How Long, O LORD?

“How long wilt Thou forget me, O LORD? forever?” Have you ever asked this question? Most of us have said these words in one form or another given the various challenges we may find ourselves in.

So, where do you find yourself today? In what challenging situation of life are you confronted with as you set down to read these words? Do you feel as though you have been dealt an unfair hand with the struggles of life continuing to go on and on and on and on…? Is hopelessness and despair knocking at your door so frequently that you are on the verge of giving up in defeat? Maybe you have already quit—maybe you have resigned yourself to the thought that this is your lot in life that will never change. I know…I’m often there as well. As of late, my health has been a trial for me that is challenging me in areas that I didn’t think I needed help in. It has been weighing upon me in a way that I didn’t realize or maybe didn’t care to admit. But here I am—coming to grips with my weaknesses and frailties. I’m coming to grip with the reality that I am a man often in need of hope and encouragement.

If you are like me, something is happening where you feel beaten down with the cares of your life? It could be your health or mounting bills due to lack of finances. It could be family struggles—marital difficulties and challenges with your children. Or maybe other relationships are suffering and adding another set of stressors to your already stress-filled life.

Whatever it is, the answer is near. Wherever you find yourself today, know that there is comfort. Although I am in the midst of this battle I have found comfort in the words of my Savior when He says, “Come unto Me, all ye that labour and are heavy laden, and I will give you rest. Take My yoke upon you, and learn of Me; for I am meek and lowly in heart: and ye shall find rest unto your souls” (Matthew 11:28-29).

The word “labour” speaks of one who is beaten down, fatigued and worn out. One who is “heavy laden” speaks of one who is overburdened with the cares and struggles of this life being “stressed out.” These are the ones to whom Christ is speaking. Notice the promise that He gives, …and I will give you rest. …and ye shall find rest unto your souls.” So let’s go to Him and see His remedy for our struggles—the “rest” for our weary souls. Let’s approach God’s Word with an openness to see the stabilizing truths of His Word and see where they speak to the pain of life—where they speak to life’s difficulties that beat us up, burden us down and bring us to a place where we question everything we thought was true.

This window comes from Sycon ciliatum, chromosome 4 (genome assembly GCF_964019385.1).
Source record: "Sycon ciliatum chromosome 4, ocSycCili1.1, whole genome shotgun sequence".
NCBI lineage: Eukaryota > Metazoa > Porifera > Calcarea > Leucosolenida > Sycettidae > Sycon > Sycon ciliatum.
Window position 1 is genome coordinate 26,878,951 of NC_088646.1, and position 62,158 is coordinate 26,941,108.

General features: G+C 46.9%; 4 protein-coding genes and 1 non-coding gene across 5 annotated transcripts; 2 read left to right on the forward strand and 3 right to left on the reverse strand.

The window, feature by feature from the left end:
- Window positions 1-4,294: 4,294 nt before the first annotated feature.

Keep in mind that there is ALWAYS help from God’s Word!

It is always fascinating to me, as I approach God’s Word, where I find myself in a passage that is timely and filled with the healing balm of God’s stabilizing truths. I am blessed to know a God who loves me with an unending love; a love that is never distant or faint; a love that is satisfying and real; a love that is genuine and always what I need. I may not always feel these truths about His love, but as I step back and think—as I move from feeling to thinking—I can always find God’s love to be more than enough…ALWAYS!!

Psalm 13 is medicine for the despairing soul—the soul that is on the verge of giving up; the soul that is facing defeat—at the point of hopelessness, wondering, “Is it really worth trying; is it really worth the effort to take the next step?”

In this psalm, David says what I have been thinking, feeling, battling. He articulates the emotional struggle of a trial that seem like it will never end; a trial that often in my eyes has gone on long enough; a trial that at times can seem to be without purpose. BUT has it gone on long enough? It still continues! Is it without purpose? Although it may feel like it, I realize that there is always purpose especially as I look back and see that God is growing me through this. The challenge that I am confronted with is my need to think based upon what God says instead of how I feel.

David’s Plea—Consider David’s questions in the form of a plea to God.

“How long wilt Thou forget me, O LORD? forever? how long wilt Thou hide Thy face from me? How long shall I take counsel in my soul, having sorrow in my heart daily? how long shall mine enemy be exalted over me?” (v. 1-2)

He is struggling with feeling alone as if God is distant, having forgotten about him. He starts out by pleading to the Lord as he pours out his heart.  His feelings seem to be the driving force as he cries out to the Lord, “Where are you?” and “When will this end?”

In verse 2 David speaks of taking counsel in [his] soul, having sorrow in [his] heart daily. Literally he is speaking about his thoughts that are a source of constant oppression. It is a daily struggle with no intermission—no reprieve as this trial continues without any hope of conclusion. This is a state of hopelessness which stems from both internal and external oppression. The internal oppression is rooted in how he thinks based upon how he feels. The external oppression comes in the form of persecution from his enemies.  For us the external oppression can be persecution, but more often it is something physical, financial or even social.